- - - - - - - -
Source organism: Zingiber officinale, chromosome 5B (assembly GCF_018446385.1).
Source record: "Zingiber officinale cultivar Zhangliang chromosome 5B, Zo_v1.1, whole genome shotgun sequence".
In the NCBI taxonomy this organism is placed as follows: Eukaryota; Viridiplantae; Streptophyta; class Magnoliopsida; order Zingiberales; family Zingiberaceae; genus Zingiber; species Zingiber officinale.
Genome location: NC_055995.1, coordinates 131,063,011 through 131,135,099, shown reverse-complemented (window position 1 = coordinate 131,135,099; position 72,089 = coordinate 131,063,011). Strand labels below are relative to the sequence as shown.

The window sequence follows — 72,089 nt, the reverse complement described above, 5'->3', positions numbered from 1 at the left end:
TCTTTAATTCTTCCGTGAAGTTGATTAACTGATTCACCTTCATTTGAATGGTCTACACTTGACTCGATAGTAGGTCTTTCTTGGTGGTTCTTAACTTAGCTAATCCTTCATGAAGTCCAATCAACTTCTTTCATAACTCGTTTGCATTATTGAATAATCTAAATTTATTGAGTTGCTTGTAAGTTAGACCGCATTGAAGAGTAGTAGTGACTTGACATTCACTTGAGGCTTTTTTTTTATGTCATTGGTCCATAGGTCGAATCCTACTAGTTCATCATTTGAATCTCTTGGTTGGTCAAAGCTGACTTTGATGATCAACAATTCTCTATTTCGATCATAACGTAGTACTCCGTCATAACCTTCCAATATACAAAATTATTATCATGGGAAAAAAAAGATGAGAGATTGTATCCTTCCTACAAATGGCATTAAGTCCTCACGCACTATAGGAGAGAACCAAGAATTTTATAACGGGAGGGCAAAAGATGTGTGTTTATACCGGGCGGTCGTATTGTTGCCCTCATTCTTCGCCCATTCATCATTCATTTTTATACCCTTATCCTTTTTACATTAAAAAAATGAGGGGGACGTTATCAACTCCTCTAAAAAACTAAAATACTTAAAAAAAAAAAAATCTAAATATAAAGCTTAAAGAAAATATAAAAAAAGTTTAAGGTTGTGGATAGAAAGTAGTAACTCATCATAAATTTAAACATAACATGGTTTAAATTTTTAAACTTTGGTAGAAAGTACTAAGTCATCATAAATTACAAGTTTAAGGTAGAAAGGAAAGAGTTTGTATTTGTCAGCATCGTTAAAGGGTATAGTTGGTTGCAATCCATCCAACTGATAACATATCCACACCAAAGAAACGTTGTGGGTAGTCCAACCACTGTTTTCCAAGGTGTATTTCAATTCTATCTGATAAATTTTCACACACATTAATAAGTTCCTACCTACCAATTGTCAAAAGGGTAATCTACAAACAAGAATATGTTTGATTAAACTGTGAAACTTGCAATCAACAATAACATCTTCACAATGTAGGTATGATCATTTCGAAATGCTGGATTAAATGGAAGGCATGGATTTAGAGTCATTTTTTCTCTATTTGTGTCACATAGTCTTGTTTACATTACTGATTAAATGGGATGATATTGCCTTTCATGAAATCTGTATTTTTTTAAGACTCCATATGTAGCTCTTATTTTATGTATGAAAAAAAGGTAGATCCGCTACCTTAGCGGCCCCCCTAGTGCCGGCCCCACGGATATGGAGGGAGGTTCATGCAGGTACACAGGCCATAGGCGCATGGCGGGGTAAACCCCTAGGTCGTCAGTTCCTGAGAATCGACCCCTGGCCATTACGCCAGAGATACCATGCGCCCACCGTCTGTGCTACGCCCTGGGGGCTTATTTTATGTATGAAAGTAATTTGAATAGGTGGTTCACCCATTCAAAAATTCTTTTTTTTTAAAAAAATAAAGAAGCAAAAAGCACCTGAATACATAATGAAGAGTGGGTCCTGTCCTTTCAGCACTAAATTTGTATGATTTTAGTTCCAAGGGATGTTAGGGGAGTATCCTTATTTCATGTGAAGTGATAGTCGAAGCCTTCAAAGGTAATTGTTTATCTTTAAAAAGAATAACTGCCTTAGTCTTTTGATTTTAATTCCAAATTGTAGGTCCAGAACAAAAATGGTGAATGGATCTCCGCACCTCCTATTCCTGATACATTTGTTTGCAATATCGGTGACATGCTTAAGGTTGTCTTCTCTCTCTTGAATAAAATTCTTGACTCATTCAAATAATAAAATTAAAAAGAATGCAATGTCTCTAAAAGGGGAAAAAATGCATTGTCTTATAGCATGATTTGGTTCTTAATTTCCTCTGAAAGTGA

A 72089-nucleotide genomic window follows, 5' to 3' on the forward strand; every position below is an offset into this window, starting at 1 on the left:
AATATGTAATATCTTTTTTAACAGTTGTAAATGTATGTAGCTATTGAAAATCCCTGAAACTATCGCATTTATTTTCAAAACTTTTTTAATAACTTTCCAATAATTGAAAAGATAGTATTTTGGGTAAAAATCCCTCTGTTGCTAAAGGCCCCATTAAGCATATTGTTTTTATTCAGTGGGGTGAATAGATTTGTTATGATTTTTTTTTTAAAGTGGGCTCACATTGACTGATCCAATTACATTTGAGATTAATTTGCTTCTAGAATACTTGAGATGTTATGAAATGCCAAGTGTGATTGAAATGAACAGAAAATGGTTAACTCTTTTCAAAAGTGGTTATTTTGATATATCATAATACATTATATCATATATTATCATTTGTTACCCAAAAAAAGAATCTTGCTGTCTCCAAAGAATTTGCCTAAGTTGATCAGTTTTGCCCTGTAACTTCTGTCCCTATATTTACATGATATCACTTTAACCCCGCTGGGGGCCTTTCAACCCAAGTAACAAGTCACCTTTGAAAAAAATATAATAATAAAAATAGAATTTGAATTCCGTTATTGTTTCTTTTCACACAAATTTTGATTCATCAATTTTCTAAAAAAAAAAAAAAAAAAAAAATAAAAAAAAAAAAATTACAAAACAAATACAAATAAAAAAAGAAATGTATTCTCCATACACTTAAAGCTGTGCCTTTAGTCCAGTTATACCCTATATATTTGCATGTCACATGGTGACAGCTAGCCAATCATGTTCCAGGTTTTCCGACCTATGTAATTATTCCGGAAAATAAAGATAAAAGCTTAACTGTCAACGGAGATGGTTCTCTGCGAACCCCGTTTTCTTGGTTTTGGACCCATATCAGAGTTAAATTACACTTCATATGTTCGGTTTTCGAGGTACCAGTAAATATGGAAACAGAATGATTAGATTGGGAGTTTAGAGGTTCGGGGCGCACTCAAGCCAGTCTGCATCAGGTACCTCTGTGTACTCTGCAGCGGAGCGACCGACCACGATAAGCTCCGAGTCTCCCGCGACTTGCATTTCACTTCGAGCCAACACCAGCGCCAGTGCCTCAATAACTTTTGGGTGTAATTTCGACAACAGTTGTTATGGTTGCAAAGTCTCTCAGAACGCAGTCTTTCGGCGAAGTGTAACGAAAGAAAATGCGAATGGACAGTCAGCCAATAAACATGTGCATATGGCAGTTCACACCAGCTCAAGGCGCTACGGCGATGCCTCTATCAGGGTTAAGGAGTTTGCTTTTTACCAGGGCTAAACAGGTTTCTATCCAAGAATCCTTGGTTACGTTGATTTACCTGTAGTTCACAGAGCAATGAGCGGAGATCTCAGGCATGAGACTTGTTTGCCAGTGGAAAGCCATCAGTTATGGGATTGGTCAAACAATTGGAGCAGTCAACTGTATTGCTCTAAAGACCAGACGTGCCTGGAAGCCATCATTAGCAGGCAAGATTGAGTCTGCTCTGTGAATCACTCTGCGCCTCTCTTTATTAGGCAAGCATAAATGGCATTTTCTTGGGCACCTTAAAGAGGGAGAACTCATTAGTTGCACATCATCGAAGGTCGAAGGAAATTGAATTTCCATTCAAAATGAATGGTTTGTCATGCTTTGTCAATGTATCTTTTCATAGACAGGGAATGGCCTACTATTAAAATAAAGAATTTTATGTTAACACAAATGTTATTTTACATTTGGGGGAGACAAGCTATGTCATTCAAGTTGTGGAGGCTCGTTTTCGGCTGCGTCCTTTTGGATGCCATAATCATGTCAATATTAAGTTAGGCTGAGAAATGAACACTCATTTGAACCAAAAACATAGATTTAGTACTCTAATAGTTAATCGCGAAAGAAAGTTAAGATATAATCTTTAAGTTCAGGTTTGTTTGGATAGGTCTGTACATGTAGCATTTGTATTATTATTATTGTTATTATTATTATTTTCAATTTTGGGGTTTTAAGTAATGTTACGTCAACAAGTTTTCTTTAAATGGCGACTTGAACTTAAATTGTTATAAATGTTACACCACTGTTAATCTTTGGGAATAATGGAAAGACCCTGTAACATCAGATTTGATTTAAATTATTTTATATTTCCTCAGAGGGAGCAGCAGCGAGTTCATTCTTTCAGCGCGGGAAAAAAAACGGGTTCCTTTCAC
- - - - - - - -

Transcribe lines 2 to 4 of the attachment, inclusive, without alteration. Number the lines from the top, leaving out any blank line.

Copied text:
Source record: "Zingiber officinale cultivar Zhangliang chromosome 5B, Zo_v1.1, whole genome shotgun sequence".
In the NCBI taxonomy this organism is placed as follows: Eukaryota; Viridiplantae; Streptophyta; class Magnoliopsida; order Zingiberales; family Zingiberaceae; genus Zingiber; species Zingiber officinale.
Genome location: NC_055995.1, coordinates 131,063,011 through 131,135,099, shown reverse-complemented (window position 1 = coordinate 131,135,099; position 72,089 = coordinate 131,063,011). Strand labels below are relative to the sequence as shown.